Without a doubt, Cal Pep is our favorite dining experience in Barcelona. The food is fresh and simply prepared. The servers are friendly, confidently guiding you through the day’s menu options. The atmosphere is convivial. When we finally relinquish our seats, it is with regret that we don’t have more room in our bellies.
She Fed:

We arrive 15 minutes early to find a line waiting for the doors to open. Cal Pep is highly rated and we’d been advised to arrive early to avoid long lines. About 10 minutes after the posted opening time, the garage-style door slides up and we move as one into a narrow room with a long lunch counter. As luck would have it, the last stool is occupied just as Jeremy and I enter. So we are herded to the end of the counter where we wait for an opening, along with a mass of people behind us.

Despite my impatience, the people watching is great fun. A few parties squeeze by to the “reservations only” back of restaurant. On the other side of the counter, there are several line cooks grilling, frying, and sauteing various dishes made with ingredients we can see in the cooler's glass fronts: whole fish of various sizes, prawns, steaks, mixed fresh veggies, calamari, salads, fish filets, and more. Once in a while, a dish comes out from a second kitchen hidden behind swinging doors to tease us. There is much ado when the chef brings out a gigantic paella and ceremoniously divides it amongst six plates that are quickly dispersed along the counter. There seems to be an ordering procedure here, but I am clueless.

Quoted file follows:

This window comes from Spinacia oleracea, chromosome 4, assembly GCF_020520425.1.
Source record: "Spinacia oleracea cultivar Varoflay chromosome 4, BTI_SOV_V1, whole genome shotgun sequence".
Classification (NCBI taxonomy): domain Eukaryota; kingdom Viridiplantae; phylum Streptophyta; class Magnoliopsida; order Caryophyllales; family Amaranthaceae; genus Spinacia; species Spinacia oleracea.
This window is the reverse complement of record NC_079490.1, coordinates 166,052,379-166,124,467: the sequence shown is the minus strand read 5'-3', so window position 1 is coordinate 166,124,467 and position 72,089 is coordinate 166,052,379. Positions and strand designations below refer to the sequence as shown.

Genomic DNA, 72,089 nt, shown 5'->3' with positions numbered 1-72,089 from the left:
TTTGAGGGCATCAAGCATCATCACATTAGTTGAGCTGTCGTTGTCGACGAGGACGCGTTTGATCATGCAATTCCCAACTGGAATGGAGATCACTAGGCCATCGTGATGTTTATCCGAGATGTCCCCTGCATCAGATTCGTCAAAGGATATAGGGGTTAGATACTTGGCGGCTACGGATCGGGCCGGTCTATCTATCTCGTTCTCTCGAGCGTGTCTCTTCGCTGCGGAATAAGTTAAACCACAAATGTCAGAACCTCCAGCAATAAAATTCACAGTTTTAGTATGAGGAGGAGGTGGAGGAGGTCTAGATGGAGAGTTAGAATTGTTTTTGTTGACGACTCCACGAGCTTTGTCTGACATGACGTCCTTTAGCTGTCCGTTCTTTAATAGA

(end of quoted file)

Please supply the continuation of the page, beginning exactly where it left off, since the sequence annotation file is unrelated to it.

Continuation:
After nearly 30 minutes, two stools open at the opposite end of the room. We double-back and push our way through the line to the seats. Our server Carlos is adorable (I’m a sucker for a faux hawk) but rebukes my “Habla ingles?” with “Habla espanol?” There are no menus, we don’t know the ordering system, and our Spanish is rudimentary. After a few halting attempts to converse with Carlos, we realize we must pick the main ingredient and they prep it pretty much however they want. Carlos runs through a list of dishes and we either nod or shake our heads. Tomato bread, grilled peppers, calamari with everything, beef...nods all around. Tuna tartar, shake. Jeremy also asks for the garbanzos with squid, a staple in these parts it seems.